3. Andrew Rudin February 9, 2017 at 10:31 am (207 comments) #

    “Customer experience management is about helping people swiftly and easy fulfill the journey of getting the customer’s job done.” – I take that to mean that ‘swiftly and easily’ are the dual goals for customer experience outcomes. I have trouble buying into that because it’s so reductive. And there are near-infinite exceptions. When it’s done perfunctorily, or with robotic coldness, a retailer or business who completes my buying transaction swiftly and easily doesn’t necessarily provide a positive customer experience. A vending machine does that. Swiftly and easily? – you bet! But I’ve rarely – if ever – considered getting a small cellophane bag of pretzels from behind a theft-proof steel door good customer experience management. There’s more to positive CX.

    CX professionals need to think broadly and completely about what customers want and expect from an ‘experience.’ That means breaking CX out of its marketing-buzzword shell, and defining it in operational terms. ‘Swiftly and easily’ might work as an CX standard at a convenience store like Wawa. But it would likely fail at a luxury goods retailer where a relaxed, slow atmosphere is one reason customers likely shop there to begin with.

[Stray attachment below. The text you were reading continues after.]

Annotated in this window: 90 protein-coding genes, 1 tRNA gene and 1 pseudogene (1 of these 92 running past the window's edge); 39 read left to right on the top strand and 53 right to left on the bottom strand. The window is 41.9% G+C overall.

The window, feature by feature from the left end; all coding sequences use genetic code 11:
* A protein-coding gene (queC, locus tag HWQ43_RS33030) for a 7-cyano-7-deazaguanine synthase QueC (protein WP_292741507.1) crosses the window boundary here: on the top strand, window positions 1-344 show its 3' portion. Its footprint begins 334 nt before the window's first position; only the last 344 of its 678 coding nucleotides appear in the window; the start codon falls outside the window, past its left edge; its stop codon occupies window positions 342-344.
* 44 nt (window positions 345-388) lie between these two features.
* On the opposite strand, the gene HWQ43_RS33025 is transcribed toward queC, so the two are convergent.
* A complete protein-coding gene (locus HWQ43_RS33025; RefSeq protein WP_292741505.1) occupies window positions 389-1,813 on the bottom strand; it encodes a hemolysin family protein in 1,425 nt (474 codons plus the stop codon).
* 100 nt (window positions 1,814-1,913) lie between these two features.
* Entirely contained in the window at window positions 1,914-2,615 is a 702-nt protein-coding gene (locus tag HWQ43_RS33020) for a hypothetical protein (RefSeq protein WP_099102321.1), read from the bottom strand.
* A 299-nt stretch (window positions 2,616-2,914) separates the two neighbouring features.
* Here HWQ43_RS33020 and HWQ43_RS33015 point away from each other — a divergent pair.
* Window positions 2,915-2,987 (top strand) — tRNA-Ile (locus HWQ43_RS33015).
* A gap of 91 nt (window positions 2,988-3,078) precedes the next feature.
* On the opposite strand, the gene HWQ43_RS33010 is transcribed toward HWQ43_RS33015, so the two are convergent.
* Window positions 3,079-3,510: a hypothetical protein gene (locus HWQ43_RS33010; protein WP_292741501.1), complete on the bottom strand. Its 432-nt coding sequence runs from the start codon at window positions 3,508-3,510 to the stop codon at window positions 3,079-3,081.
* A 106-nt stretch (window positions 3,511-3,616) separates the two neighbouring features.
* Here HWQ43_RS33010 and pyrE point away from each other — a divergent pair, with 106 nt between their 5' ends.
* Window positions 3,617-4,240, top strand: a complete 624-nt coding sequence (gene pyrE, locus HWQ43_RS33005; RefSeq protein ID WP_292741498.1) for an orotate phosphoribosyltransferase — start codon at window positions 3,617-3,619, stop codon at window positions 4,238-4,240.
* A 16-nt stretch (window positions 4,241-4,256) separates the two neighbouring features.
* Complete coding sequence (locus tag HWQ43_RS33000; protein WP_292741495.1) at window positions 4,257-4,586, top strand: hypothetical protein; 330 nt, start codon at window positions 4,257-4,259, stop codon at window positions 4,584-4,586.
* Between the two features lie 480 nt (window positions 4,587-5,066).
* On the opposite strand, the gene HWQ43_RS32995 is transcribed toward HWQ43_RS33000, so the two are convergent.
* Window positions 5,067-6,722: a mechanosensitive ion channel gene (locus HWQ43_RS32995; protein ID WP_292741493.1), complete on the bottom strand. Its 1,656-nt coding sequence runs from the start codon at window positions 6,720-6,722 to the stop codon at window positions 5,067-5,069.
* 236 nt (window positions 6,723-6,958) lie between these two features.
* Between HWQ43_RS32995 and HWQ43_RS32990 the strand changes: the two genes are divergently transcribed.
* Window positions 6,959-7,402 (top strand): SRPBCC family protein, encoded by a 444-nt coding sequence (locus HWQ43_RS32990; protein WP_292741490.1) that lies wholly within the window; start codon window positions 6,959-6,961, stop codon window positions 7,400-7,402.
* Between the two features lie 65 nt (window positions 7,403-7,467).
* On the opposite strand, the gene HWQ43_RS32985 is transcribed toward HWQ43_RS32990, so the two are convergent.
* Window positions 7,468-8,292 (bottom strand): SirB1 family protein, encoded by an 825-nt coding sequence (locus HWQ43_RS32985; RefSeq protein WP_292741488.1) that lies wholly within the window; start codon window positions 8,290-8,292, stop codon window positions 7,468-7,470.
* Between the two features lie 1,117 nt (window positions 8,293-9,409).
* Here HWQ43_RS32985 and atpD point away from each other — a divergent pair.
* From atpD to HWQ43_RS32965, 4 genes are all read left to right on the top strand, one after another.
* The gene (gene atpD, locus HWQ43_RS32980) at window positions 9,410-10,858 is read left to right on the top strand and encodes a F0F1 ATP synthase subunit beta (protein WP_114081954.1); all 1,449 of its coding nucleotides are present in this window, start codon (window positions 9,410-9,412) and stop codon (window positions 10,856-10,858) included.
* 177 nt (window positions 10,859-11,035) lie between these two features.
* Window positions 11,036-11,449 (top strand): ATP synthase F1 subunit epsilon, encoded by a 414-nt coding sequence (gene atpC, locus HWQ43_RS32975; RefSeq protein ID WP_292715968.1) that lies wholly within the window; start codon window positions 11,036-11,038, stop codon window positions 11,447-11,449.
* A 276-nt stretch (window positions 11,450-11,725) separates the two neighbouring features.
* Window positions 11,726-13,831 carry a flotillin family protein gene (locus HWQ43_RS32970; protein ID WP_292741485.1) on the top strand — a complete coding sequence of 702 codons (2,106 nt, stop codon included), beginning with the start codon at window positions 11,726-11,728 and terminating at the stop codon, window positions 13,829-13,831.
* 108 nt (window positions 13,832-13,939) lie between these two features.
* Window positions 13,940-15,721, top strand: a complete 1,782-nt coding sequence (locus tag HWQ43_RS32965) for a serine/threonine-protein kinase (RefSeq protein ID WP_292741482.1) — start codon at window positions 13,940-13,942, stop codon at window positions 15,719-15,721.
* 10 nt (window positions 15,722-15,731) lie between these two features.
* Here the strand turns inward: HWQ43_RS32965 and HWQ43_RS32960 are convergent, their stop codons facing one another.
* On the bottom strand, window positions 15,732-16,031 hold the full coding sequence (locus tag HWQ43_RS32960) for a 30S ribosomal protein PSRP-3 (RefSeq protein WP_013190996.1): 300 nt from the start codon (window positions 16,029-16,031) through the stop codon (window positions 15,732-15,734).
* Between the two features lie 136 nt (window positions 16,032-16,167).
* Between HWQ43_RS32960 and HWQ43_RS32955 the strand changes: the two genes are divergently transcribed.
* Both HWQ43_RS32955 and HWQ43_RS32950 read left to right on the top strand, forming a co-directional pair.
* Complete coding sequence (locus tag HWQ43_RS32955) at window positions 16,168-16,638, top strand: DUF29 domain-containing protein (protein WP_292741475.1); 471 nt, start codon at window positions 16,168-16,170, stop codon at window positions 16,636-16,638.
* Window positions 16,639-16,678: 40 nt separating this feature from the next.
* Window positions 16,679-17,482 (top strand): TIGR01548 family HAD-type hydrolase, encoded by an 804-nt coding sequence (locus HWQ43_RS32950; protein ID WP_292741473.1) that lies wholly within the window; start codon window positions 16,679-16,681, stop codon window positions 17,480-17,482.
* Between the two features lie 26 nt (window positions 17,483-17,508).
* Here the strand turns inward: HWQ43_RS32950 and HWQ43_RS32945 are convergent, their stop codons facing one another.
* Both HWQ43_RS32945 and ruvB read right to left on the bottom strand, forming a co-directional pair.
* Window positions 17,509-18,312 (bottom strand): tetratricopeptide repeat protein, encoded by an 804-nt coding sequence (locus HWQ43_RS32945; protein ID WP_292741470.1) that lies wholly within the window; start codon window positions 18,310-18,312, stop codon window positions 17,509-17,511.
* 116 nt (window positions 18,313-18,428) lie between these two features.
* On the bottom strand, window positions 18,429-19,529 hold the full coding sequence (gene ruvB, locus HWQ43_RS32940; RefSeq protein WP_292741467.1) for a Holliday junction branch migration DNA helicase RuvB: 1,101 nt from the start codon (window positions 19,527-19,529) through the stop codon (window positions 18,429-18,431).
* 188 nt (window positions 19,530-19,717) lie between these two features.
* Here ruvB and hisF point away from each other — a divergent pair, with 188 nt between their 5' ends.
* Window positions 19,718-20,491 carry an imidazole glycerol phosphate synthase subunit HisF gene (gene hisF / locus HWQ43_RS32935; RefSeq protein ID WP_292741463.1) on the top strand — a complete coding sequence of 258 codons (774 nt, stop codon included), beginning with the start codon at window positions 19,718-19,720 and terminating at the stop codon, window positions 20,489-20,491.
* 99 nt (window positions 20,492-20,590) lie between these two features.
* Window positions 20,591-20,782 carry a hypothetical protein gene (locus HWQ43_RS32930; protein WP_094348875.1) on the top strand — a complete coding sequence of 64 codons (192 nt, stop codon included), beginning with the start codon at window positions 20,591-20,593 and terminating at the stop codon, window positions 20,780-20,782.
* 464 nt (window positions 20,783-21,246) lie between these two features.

4. Peter Strohkorb February 9, 2017 at 11:31 am (24 comments) #

    IMHO the problem is that the buzzword is “Digital Transformation”. The focus is on the “digital”, rather than “customer service transformation” or “customer experience transformation”. Yet again our executives are focused on the tools and not on the outcomes.
    For years now have I preached that we forget about the People dimension at our peril. I even said so in my book on Amazon.
    Contact me if you want to know more about how to get this right and achieve real business results that matter.